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The Ancien Regime Charles Kingsley

Lecture III -- The Explosive Forces

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Of these original spirits who helped to bring life out of death, and the modern world out of the decay of the mediaeval world, the French PHILOSOPHES and encyclopaedists are, of course, the most notorious. They confessed, for the most part, that their original inspiration had come from England. They were, or considered themselves, the disciples of Locke; whose philosophy, it seems to me, their own acts disproved.

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And first, a few words on these same philosophes. One may be thoroughly aware of their deficiencies, of their sins, moral as well as intellectual; and yet one may demand that everyone should judge them fairly--which can only be done by putting himself in their place; and any fair judgment of them will, I think, lead to the conclusion that they were not mere destroyers, inflamed with hate of everything which mankind had as yet held sacred. Whatever sacred things they despised, one sacred thing they reverenced, which men had forgotten more and more since the seventeenth century--common justice and common humanity. It was this, I believe, which gave them their moral force. It was this which drew towards them the hearts, not merely of educated bourgeois and nobles (on the menu peuple they had no influence, and did not care to have any), but of every continental sovereign who felt in himself higher aspirations than those of a mere selfish tyrant--Frederick the Great, Christina of Sweden, Joseph of Austria, and even that fallen Juno, Catharine of Russia, with all her sins. To take the most extreme instance-- Voltaire. We may question his being a philosopher at all. We may deny that he had even a tincture of formal philosophy. We may doubt much whether he had any of that human and humorous common sense, which is often a good substitute for the philosophy of the schools. We may feel against him a just and honest indignation when we remember that he dared to travestie into a foul satire the tale of his country's purest and noblest heroine; but we must recollect, at the same time, that he did a public service to the morality of his own country, and of all Europe, by his indignation--quite as just and honest as any which we may feel--at the legal murder of Calas. We must recollect that, if he exposes baseness and foulness with too cynical a license of speech (in which, indeed, he sinned no more than had the average of French writers since the days of Montaigne), he at least never advocates them, as did Le Sage. We must recollect that, scattered throughout his writings, are words in favour of that which is just, merciful, magnanimous, and even, at times, in favour of that which is pure; which proves that in Voltaire, as in most men, there was a double self--the one sickened to cynicism by the iniquity and folly which he saw around him--the other, hungering after a nobler life, and possibly exciting that hunger in one and another, here and there, who admired him for other reasons than the educated mob, which cried after him "Vive la Pucelle."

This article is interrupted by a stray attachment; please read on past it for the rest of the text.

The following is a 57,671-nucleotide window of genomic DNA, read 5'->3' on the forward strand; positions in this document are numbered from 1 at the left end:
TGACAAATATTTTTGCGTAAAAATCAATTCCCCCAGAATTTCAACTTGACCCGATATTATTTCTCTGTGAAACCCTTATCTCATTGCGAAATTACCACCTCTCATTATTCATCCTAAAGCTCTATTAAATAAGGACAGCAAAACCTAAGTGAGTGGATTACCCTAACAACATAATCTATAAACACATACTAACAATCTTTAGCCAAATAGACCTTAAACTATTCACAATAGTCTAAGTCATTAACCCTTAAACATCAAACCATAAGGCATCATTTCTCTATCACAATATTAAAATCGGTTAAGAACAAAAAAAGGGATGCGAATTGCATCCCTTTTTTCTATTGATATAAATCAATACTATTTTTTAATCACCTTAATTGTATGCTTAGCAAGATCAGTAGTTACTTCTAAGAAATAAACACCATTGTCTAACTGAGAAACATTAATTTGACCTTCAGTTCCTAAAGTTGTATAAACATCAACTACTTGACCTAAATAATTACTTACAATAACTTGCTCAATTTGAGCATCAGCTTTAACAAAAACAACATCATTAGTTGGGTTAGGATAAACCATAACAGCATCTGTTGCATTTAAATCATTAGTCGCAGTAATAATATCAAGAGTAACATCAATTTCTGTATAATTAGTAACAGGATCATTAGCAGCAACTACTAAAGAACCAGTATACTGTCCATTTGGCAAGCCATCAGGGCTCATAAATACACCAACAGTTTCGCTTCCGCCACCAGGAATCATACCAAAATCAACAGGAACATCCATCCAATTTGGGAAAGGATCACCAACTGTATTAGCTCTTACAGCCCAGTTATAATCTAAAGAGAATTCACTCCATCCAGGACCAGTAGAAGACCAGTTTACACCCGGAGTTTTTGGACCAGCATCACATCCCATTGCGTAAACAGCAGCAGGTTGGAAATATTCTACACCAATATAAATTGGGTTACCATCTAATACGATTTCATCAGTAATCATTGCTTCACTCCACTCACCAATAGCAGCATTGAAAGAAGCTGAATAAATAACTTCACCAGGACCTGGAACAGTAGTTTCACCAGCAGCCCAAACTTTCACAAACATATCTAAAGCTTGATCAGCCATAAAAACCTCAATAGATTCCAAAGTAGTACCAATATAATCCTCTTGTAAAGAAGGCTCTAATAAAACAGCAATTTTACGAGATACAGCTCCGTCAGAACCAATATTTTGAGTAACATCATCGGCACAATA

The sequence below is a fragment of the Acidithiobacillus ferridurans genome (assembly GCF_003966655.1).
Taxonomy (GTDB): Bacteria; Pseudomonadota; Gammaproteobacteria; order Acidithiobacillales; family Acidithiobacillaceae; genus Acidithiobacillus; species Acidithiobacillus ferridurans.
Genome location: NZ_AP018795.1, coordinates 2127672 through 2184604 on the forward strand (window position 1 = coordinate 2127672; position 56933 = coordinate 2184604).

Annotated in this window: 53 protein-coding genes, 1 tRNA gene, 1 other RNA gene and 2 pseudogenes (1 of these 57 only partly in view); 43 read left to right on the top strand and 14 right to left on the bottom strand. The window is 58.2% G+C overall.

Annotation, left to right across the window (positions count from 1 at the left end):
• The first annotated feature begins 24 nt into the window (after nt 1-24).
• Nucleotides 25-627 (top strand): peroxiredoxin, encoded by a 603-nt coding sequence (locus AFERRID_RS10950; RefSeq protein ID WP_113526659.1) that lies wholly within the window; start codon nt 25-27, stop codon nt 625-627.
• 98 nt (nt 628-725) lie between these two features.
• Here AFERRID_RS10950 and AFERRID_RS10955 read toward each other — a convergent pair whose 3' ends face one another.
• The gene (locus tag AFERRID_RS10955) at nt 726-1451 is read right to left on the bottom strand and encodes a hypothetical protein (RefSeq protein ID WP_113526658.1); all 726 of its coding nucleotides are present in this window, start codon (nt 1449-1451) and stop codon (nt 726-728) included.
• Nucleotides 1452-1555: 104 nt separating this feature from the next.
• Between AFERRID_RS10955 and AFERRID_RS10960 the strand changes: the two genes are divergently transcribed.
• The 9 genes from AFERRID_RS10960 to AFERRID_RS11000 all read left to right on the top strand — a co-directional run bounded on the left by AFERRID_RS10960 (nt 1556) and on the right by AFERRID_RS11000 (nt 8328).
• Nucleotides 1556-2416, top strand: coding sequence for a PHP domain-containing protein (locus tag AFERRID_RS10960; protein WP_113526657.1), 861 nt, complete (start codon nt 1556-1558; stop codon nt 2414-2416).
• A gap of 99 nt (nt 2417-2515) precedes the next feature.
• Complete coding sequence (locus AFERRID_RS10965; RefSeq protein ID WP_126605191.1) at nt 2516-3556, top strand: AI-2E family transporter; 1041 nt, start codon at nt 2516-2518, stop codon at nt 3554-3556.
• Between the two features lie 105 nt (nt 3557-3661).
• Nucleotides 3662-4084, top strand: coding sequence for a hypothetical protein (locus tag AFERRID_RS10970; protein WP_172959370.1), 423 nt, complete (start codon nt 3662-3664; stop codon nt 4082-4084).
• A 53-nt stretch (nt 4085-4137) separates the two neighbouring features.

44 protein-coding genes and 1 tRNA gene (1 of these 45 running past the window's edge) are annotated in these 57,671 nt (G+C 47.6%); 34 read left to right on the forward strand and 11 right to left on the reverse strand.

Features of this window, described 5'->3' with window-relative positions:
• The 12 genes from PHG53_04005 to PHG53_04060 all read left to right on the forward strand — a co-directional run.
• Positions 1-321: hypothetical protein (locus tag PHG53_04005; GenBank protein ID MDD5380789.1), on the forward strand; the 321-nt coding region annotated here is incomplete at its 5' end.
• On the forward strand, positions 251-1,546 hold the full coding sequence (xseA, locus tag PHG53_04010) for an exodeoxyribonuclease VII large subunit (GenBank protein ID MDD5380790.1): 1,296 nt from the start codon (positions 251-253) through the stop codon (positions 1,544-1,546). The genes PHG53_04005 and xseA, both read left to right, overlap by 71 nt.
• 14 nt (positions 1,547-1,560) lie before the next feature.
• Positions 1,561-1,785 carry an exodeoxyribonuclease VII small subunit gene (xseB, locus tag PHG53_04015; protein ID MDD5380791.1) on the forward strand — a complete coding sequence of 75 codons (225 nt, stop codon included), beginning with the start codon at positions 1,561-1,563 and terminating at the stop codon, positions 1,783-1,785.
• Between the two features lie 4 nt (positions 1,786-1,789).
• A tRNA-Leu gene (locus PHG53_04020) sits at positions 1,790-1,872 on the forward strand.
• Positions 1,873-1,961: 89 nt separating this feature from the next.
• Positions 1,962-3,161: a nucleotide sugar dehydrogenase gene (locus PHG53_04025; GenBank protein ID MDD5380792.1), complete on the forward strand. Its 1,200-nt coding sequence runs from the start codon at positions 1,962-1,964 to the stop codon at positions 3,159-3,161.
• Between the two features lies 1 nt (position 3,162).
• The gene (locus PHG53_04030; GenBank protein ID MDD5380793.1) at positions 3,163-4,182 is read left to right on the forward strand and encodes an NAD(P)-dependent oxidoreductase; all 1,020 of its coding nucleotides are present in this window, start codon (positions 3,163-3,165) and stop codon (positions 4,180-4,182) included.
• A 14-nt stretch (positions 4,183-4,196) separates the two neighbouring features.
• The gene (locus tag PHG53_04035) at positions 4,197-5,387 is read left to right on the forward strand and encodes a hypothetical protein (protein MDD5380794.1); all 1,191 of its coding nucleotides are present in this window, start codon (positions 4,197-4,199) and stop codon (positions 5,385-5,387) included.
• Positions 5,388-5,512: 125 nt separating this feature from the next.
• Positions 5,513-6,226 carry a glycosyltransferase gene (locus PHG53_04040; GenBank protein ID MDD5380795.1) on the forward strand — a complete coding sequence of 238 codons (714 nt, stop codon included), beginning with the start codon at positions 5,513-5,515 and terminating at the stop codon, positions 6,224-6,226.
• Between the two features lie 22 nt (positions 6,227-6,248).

Rousseau, too. Easy it is to feel disgust, contempt, for the "Confessions" and the "Nouvelle Heloise"--for much, too much, in the man's own life and character. One would think the worse of the young Englishman who did not so feel, and express his feelings roundly and roughly. But all young Englishmen should recollect, that to Rousseau's "Emile" they owe their deliverance from the useless pedantries, the degrading brutalities, of the medieval system of school education; that "Emile" awakened throughout civilised Europe a conception of education just, humane, rational, truly scientific, because founded upon facts; that if it had not been written by one writhing under the bitter consequences of mis-education, and feeling their sting and their brand day by day on his own spirit, Miss Edgeworth might never have reformed our nurseries, or Dr. Arnold our public schools.

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The Ancien Regime
Charles Kingsley

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